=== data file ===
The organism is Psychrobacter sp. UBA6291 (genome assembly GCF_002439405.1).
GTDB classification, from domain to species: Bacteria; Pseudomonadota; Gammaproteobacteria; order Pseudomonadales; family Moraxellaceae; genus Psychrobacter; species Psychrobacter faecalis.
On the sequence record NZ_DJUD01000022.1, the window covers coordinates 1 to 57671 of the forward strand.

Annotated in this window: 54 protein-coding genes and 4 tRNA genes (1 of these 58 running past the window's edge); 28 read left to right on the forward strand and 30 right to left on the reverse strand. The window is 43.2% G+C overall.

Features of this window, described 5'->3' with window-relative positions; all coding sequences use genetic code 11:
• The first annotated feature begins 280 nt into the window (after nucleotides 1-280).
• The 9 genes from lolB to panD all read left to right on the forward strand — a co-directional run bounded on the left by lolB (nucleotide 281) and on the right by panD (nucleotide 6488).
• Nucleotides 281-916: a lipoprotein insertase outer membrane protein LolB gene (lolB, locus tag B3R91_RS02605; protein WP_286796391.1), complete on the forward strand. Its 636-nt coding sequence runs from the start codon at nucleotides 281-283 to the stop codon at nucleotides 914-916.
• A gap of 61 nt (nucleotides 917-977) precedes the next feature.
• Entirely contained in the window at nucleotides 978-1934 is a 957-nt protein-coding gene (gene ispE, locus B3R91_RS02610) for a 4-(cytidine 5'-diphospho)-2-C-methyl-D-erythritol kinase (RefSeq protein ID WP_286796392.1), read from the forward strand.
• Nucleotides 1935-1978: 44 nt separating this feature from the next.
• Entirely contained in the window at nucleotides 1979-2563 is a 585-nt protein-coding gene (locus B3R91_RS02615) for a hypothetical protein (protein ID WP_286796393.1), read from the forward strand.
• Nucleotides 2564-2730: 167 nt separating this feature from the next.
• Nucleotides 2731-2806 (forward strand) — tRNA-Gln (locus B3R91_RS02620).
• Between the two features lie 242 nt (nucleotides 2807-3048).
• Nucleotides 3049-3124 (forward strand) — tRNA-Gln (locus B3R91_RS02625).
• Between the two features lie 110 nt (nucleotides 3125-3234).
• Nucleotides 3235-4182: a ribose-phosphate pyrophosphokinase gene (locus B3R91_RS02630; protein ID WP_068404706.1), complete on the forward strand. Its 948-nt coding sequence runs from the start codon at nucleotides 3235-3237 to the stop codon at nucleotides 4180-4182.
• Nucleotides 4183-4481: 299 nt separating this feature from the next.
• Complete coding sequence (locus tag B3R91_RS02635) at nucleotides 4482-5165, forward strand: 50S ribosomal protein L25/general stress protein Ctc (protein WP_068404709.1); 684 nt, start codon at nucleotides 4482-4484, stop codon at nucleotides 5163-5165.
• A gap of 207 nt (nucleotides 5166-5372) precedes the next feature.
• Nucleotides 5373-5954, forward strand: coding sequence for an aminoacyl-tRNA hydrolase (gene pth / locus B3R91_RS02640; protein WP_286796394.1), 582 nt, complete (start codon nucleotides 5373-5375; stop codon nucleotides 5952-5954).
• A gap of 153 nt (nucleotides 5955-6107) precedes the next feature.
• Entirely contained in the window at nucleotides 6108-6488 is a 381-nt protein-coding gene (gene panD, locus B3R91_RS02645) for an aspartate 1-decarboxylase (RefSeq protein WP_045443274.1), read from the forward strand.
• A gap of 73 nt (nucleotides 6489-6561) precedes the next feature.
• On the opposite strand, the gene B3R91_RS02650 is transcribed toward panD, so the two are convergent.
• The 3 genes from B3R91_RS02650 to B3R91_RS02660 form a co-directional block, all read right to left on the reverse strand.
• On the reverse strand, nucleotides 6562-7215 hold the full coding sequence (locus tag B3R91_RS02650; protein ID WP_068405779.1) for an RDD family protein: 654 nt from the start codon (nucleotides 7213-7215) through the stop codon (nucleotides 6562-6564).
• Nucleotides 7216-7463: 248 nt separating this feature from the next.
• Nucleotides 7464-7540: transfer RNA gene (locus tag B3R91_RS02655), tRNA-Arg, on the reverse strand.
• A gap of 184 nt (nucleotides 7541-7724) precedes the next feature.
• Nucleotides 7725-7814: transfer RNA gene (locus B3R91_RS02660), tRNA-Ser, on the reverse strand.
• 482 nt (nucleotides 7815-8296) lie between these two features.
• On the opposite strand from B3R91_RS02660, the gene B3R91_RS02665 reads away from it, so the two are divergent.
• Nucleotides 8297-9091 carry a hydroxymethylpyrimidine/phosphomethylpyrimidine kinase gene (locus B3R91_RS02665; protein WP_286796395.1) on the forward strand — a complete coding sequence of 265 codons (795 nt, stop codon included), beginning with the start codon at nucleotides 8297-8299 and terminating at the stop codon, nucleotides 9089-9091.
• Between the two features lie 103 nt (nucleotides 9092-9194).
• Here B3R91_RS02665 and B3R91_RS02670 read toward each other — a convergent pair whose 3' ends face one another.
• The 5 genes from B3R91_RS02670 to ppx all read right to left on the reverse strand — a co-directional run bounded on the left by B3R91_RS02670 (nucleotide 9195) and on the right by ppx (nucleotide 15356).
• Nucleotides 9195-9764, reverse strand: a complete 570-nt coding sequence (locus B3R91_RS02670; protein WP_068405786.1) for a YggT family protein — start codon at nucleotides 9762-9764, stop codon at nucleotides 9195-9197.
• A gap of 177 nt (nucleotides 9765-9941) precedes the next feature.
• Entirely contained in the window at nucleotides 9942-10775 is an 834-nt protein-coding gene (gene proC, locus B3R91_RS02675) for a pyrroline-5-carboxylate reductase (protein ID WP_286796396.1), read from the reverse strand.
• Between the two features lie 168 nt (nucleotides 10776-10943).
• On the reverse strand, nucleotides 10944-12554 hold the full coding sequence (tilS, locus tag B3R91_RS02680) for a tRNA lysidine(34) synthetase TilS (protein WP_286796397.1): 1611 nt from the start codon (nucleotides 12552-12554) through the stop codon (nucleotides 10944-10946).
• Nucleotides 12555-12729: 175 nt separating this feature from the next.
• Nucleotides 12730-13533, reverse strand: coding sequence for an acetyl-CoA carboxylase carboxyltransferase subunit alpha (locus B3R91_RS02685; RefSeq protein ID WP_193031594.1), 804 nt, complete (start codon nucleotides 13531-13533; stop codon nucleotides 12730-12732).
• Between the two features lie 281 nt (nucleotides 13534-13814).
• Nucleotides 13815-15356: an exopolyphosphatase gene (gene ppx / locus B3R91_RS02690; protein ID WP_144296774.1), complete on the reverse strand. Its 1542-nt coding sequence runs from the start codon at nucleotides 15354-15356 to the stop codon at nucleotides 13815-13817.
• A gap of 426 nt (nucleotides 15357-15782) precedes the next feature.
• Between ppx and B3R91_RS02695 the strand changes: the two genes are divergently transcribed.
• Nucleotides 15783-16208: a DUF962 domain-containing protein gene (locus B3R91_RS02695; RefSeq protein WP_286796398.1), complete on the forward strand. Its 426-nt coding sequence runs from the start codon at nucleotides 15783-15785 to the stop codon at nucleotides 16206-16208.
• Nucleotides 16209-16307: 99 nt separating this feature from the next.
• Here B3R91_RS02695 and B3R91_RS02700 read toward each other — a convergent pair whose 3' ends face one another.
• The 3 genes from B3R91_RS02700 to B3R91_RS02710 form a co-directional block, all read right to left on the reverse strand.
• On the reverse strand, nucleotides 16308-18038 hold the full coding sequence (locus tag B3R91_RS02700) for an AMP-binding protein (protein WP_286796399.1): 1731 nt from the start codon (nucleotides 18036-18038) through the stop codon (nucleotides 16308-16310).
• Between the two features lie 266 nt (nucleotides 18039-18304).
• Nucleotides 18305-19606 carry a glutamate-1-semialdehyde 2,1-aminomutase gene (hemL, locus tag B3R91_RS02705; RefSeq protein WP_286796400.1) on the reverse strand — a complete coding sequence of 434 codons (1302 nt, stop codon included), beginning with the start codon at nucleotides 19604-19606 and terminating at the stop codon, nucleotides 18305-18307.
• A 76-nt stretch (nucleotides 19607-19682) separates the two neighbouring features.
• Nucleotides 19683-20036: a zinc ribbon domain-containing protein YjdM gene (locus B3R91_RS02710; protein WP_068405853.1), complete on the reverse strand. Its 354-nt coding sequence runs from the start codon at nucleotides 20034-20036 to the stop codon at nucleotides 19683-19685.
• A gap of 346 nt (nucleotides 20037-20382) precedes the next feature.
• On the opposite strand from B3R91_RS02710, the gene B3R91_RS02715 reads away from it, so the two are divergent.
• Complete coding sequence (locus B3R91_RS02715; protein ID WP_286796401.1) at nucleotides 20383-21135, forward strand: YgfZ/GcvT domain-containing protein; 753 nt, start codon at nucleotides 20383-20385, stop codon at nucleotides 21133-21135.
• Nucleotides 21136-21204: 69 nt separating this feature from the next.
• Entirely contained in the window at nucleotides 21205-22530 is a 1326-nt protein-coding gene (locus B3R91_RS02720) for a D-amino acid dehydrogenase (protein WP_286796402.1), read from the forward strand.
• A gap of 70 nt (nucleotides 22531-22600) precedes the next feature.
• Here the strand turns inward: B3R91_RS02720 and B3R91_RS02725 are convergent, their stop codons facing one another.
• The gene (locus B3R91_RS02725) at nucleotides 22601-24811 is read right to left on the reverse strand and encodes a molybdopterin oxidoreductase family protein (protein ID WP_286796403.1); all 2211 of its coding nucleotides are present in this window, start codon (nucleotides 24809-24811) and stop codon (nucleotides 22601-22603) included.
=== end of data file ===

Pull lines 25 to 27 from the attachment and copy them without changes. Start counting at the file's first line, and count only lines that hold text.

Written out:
• A gap of 73 nt (nucleotides 6489-6561) precedes the next feature.
• On the opposite strand, the gene B3R91_RS02650 is transcribed toward panD, so the two are convergent.
• The 3 genes from B3R91_RS02650 to B3R91_RS02660 form a co-directional block, all read right to left on the reverse strand.